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 Posted: Fri Feb 22nd, 2008 02:49 pm
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samhood
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Another couple quotes that Mr Sword omitted from his book.

Schofield explained the reasoning behind Hood's attack at Franklin, "Hood's assault at Franklin has been severely criticized. Even so able a general as J.E.Johnston has characterized it as ‘useless butchery'. These criticisms are based on a misapprehension of the facts, and are essentially erroneous. Hood must have been aware of our relative weakness of numbers at Franklin, and of the probable, if not certain, concentration of large reinforcements at Nashville. He could not hope to have at any future time anything like so great an advantage in that respect. The army at Franklin and the troops at Nashville were within one night's march of each other; Hood must therefore attack on November 30 or lose the advantage of greatly superior numbers. It was impossible, after the pursuit from Spring Hill, in a short day to turn our position or make any other attack but a direct one in front. Besides our position with the river on our rear, gave him the chance of vastly greater results, if his assault were successful, than could be hoped for by any attack he could make after we had crossed the Harpeth. Still more, there was no unusual obstacle to a successful assault at Franklin. The defenses were of the slightest character, and it was not possible to make them formidable during the short time our troops were in position, after the previous exhausting operations of both day and night, which had rendered some rest on the 30th absolutely necessary.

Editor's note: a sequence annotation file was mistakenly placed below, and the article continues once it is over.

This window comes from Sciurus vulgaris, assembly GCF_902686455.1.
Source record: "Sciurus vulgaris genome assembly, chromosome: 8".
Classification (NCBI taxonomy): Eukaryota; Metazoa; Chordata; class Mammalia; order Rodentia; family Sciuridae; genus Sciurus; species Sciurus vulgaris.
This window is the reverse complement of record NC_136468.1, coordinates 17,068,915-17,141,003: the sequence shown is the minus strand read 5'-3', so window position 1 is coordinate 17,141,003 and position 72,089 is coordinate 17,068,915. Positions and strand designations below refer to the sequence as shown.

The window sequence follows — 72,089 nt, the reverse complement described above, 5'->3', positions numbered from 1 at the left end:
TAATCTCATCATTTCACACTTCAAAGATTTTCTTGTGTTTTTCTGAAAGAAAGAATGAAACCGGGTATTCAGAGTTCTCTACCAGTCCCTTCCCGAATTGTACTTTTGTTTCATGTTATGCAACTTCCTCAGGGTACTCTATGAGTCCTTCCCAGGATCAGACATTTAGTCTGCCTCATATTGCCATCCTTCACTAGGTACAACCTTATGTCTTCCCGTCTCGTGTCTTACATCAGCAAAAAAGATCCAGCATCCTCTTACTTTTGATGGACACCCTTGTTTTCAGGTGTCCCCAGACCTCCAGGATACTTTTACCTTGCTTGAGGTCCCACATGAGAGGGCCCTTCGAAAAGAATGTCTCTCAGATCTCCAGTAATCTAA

"The Confederate cause had reached a condition closely verging on desperation, and Hood's commander-in-chief had called upon him to undertake operations which he thought appropriate to such an emergency. Franklin was the last opportunity he could expect to have to reap the results hoped for in his aggressive movement. He must strike there, as best he could, or give up his cause as lost."


And LA Simmons of the 84th Illinois Inf. wrote, "In speaking of this battle, very many are inclined to wonder at the terrible pertinacity of the rebel General Hood, in dashing column after column with such tremendous force and energy upon our center -- involving their decimation, almost their annihilation? Yet this we have considered a most brilliant design, and the brightest record of his generalship, that will be preserved in history. He was playing a stupendous game, for enormous stakes. Could he have succeeded in breaking the center, our whole army was at his mercy. In our rear was a deep and rapid river, swollen by recent rains -- only fordable by infantry at one or two places -- and to retreat across it an utter impossibility. To break the center was to defeat our army; and defeat inevitably involved a surrender. If this army surrendered to him, Nashville, with all its fortifications, all its vast accumulation of army stores, was at his mercy, and could be taken in a day. Hence, with heavy odds -- a vastly superior force -- in his hands, he made the impetuous attack upon our center, and lost in the momentous game. His army well understood that they were fighting for the possession of Nashville. Ours knew they were fighting to preserve that valuable city, and to avoid annihilation."

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